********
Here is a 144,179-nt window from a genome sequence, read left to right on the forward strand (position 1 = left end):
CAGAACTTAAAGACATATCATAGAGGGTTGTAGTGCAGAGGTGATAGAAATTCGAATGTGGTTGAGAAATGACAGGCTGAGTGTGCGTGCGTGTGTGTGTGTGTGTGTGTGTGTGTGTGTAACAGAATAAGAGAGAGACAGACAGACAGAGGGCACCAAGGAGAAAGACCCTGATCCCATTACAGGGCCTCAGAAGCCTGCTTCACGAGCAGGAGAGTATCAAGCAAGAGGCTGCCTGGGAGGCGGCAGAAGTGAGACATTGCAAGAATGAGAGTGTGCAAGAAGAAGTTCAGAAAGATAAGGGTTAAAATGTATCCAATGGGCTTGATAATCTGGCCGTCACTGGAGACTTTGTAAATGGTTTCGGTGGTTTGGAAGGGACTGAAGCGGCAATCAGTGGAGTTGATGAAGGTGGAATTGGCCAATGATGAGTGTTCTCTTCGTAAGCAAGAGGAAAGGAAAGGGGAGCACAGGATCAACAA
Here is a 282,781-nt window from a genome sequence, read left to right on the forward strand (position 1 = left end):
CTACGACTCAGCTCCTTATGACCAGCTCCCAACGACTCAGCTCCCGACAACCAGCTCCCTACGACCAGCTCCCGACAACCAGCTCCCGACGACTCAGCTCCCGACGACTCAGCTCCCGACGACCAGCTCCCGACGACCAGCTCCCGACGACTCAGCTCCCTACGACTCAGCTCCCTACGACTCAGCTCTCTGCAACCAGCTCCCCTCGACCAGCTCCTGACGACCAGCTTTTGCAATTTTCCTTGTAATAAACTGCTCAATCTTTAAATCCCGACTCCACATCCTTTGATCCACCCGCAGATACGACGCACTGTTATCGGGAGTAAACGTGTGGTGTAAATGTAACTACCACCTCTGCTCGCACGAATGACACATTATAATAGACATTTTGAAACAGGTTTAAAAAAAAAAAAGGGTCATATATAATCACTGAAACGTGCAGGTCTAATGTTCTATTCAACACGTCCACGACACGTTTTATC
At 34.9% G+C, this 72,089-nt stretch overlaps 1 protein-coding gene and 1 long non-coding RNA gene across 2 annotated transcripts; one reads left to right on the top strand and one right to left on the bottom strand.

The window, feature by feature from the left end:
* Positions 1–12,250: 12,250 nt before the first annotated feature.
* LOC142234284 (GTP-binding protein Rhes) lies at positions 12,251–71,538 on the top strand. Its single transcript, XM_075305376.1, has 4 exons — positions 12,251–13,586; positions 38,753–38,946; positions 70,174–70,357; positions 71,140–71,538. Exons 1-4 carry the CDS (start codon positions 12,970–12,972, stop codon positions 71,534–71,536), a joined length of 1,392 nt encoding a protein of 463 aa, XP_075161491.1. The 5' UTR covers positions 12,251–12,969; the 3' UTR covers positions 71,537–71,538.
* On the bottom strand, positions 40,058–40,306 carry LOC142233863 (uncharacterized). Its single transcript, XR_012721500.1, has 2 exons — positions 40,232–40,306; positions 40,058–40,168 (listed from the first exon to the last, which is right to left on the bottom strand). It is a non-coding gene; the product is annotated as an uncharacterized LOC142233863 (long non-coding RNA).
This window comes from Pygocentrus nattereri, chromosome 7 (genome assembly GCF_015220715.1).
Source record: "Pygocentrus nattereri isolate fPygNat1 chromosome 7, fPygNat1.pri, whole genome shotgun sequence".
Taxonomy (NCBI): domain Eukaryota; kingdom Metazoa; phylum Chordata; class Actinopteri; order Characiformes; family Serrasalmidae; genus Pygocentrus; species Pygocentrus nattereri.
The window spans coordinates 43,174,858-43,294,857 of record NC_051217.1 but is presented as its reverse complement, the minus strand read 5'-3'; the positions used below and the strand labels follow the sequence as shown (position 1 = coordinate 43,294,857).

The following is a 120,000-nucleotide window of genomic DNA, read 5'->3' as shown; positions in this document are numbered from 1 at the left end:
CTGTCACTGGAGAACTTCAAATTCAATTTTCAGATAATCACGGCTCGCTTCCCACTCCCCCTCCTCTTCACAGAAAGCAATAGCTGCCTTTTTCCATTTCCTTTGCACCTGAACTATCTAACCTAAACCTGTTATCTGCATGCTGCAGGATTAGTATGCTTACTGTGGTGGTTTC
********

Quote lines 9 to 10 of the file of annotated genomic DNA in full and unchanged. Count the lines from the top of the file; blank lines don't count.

* On the bottom strand, positions 40,058–40,306 carry LOC142233863 (uncharacterized). Its single transcript, XR_012721500.1, has 2 exons — positions 40,232–40,306; positions 40,058–40,168 (listed from the first exon to the last, which is right to left on the bottom strand). It is a non-coding gene; the product is annotated as an uncharacterized LOC142233863 (long non-coding RNA).
This window comes from Pygocentrus nattereri, chromosome 7 (genome assembly GCF_015220715.1).